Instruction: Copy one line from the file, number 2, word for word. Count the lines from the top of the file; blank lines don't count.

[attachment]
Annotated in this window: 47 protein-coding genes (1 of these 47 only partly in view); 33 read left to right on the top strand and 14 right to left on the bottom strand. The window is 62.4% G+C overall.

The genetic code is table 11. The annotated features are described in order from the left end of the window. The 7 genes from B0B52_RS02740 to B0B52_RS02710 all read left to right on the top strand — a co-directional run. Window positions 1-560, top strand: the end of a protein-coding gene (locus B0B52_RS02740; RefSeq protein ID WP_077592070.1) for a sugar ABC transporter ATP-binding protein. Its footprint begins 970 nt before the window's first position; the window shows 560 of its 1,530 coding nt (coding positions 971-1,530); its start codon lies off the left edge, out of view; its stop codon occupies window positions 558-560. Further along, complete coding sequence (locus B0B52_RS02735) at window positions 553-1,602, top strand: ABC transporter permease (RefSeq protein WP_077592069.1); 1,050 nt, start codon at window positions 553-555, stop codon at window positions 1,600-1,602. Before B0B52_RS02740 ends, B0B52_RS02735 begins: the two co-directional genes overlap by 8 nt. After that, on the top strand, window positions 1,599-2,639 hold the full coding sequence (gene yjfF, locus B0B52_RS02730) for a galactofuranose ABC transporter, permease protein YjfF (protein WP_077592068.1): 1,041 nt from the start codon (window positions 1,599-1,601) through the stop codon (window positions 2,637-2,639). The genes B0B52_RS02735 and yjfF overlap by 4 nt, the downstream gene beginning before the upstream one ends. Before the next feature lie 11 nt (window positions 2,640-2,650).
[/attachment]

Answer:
The genetic code is table 11. The annotated features are described in order from the left end of the window. The 7 genes from B0B52_RS02740 to B0B52_RS02710 all read left to right on the top strand — a co-directional run. Window positions 1-560, top strand: the end of a protein-coding gene (locus B0B52_RS02740; RefSeq protein ID WP_077592070.1) for a sugar ABC transporter ATP-binding protein. Its footprint begins 970 nt before the window's first position; the window shows 560 of its 1,530 coding nt (coding positions 971-1,530); its start codon lies off the left edge, out of view; its stop codon occupies window positions 558-560. Further along, complete coding sequence (locus B0B52_RS02735) at window positions 553-1,602, top strand: ABC transporter permease (RefSeq protein WP_077592069.1); 1,050 nt, start codon at window positions 553-555, stop codon at window positions 1,600-1,602. Before B0B52_RS02740 ends, B0B52_RS02735 begins: the two co-directional genes overlap by 8 nt. After that, on the top strand, window positions 1,599-2,639 hold the full coding sequence (gene yjfF, locus B0B52_RS02730) for a galactofuranose ABC transporter, permease protein YjfF (protein WP_077592068.1): 1,041 nt from the start codon (window positions 1,599-1,601) through the stop codon (window positions 2,637-2,639). The genes B0B52_RS02735 and yjfF overlap by 4 nt, the downstream gene beginning before the upstream one ends. Before the next feature lie 11 nt (window positions 2,640-2,650).